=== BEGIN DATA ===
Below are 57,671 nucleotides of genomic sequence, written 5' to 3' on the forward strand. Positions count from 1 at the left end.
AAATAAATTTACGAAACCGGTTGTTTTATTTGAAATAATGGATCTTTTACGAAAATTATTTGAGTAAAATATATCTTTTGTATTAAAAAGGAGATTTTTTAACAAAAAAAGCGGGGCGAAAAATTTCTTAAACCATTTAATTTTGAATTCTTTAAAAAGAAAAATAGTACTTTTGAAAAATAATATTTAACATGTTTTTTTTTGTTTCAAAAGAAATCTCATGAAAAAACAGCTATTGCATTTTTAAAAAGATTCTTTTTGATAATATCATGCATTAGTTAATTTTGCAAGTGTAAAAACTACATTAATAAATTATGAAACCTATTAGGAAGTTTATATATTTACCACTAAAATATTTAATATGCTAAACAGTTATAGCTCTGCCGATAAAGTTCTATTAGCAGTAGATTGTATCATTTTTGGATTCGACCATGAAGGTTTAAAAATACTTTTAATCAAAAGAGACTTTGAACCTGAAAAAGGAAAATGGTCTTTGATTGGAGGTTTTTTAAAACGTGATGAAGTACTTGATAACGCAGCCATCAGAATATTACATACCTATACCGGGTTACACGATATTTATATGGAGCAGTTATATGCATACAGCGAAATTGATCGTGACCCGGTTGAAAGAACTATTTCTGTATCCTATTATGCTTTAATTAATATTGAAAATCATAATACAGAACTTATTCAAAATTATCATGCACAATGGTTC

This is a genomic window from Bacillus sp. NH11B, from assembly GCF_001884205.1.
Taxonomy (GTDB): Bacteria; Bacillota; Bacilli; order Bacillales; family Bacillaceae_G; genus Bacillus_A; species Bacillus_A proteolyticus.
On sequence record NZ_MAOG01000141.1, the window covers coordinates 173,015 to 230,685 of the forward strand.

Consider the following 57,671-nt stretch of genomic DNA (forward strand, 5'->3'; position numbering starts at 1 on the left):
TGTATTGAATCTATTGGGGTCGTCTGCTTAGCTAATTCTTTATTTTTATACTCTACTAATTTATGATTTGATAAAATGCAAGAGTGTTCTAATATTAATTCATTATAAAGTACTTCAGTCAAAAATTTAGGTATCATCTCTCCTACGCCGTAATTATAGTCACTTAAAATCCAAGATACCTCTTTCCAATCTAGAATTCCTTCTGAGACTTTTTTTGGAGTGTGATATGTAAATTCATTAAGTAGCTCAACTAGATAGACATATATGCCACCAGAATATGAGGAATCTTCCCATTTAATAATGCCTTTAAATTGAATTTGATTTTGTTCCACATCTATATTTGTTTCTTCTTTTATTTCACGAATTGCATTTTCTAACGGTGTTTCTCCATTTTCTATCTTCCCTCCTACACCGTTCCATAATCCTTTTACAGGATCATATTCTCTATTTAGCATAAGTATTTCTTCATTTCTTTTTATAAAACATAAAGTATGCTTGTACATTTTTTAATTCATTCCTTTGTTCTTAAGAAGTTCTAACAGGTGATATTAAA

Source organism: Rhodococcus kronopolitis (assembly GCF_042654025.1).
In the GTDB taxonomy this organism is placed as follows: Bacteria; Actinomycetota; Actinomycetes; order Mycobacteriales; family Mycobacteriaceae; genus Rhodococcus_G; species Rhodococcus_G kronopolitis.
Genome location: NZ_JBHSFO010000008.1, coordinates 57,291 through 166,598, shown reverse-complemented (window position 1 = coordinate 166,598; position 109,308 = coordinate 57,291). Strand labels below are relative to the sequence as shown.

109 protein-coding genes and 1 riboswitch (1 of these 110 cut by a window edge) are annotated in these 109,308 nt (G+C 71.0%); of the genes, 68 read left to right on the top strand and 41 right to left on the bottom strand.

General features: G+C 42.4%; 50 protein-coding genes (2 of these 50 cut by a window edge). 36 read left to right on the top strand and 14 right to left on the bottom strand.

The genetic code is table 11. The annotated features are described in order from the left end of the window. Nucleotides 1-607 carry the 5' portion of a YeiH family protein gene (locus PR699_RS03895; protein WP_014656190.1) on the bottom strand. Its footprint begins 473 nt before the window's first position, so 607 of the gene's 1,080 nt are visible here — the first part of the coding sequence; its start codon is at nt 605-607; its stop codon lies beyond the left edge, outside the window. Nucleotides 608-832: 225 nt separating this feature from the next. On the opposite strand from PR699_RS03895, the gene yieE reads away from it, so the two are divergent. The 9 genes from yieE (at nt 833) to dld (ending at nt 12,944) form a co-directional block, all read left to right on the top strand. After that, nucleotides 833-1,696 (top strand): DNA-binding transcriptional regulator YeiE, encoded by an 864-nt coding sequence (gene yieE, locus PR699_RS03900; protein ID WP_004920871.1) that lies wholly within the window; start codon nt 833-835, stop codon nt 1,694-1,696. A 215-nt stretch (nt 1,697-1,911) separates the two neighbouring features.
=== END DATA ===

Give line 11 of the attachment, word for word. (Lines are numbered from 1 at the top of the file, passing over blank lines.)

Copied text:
109 protein-coding genes and 1 riboswitch (1 of these 110 cut by a window edge) are annotated in these 109,308 nt (G+C 71.0%); of the genes, 68 read left to right on the top strand and 41 right to left on the bottom strand.